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MDUSD trustee calls Brown Act inquiry ‘thinly-veiled attempt to threaten and intimidate a board member’

By Theresa Harrington
Wednesday, June 13th, 2012 at 7:37 pm in Education, Mt. Diablo school district.

Mt. Diablo school district Trustee Cheryl Hansen said at the June 4 board meeting that she had been interviewed by a deputy District Attorney regarding a possible Brown Act violation, which she characterized as a “thinly-veiled attempt to threaten and intimidate a board member.”

She said the complaint was anonymous and did not come through the usual channels, which she said was highly unusual. The complaint, she said, was based on a comment by an anonymous blogger.

Hansen asked General Counsel Greg Rolen to contact District Attorney and get to the bottom of it. But, Trustee Gary Eberhart said an individual board member cannot direct the general counsel. He suggested that it be placed on a closed session agenda.

Here is a link to video of Hansen’s remarks:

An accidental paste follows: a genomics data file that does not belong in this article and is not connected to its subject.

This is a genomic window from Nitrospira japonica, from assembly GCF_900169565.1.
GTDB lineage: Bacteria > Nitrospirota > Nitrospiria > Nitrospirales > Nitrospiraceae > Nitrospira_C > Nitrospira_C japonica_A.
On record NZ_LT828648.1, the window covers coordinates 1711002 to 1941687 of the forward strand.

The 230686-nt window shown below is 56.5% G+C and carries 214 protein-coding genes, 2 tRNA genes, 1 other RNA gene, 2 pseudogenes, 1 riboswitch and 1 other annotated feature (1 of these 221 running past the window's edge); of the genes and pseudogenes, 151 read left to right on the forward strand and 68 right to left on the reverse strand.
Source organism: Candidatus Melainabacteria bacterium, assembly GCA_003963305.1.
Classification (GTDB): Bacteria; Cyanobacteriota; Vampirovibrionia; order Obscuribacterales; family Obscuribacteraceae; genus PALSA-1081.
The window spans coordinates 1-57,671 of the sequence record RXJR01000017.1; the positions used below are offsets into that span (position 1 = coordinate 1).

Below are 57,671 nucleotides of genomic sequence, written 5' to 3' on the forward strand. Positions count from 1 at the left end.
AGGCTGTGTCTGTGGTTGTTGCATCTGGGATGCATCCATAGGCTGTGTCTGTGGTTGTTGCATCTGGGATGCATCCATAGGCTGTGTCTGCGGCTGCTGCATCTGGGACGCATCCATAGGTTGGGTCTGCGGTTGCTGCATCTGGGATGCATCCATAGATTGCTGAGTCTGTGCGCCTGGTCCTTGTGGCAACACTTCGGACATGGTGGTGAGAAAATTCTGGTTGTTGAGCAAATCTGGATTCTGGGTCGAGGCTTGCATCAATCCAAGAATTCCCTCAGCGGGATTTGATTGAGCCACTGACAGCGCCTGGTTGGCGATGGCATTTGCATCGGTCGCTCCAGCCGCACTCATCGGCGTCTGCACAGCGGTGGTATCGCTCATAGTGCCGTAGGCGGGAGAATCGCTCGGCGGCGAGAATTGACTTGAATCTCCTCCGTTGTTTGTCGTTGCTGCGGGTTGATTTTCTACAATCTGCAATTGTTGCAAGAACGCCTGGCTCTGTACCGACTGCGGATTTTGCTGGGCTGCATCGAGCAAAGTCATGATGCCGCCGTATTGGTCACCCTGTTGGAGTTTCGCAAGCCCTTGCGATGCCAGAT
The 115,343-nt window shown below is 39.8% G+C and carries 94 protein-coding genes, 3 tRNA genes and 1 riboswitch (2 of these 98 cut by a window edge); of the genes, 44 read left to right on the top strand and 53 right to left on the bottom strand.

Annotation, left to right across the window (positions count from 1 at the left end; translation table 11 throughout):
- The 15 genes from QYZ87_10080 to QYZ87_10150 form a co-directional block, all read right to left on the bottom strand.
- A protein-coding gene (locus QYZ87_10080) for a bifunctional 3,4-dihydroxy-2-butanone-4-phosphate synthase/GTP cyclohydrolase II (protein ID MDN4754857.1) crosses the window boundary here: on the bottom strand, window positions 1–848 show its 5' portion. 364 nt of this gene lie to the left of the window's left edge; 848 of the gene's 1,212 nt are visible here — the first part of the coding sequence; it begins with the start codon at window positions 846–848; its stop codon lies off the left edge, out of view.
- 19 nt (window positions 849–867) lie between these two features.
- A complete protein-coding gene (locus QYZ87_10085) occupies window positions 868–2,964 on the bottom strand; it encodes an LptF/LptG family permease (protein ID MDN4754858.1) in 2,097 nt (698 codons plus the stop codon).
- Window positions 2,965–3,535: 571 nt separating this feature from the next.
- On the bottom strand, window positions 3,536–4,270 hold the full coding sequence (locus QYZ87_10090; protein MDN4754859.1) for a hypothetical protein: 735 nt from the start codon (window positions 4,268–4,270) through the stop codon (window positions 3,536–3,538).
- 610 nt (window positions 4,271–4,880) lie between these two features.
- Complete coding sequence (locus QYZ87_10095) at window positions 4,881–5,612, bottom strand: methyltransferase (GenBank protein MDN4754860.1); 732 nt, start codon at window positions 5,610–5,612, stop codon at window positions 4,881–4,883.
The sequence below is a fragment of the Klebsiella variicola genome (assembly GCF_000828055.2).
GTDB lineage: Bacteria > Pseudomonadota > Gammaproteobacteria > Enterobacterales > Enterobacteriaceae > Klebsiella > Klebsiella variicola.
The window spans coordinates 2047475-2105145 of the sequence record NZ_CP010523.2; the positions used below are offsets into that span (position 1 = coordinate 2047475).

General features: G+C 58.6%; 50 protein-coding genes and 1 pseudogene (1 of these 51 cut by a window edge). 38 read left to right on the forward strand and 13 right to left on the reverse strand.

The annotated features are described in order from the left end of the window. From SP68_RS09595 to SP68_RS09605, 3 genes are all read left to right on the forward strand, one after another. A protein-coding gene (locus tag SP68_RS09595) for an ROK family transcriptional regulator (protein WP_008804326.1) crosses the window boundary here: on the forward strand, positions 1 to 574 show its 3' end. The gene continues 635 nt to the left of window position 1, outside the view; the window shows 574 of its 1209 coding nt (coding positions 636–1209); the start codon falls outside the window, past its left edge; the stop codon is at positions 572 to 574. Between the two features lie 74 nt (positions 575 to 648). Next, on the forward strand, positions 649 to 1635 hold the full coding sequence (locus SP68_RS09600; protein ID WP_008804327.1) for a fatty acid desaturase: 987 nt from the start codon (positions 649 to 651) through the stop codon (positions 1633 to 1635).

Closed session agenda items, however, can only deal with personnel issues, litigation and other confidential matters.

Here is an e-mail that Hansen sent me, which further details the Brown Act inquiry:

“1. The deputy District Attorney told me that he was investigating an anonymous complaint that had not been submitted through their usual process, which is that all complaints must be submitted in writing and signed by the complainant.

2. During the interview, the only document that the deputy District Attorney produced was a copy of an April 17, 2012 post written by an anonymous blogger on your blog. He did not claim that this anonymous blogger was the complainant.

3. Since this single posting from an anonymous blogger was all the deputy District Attorney presented, I found this interview lacked substance and was a waste of time.

4. During the course of the conversation, I felt that this was simply an attempt to use the Brown Act as a tool to intimidate a board member.

Frankly, the focus of this whole issue seems to stem more from a political agenda than a legal issue which raises further questions as to why the district attorney would even be involved.”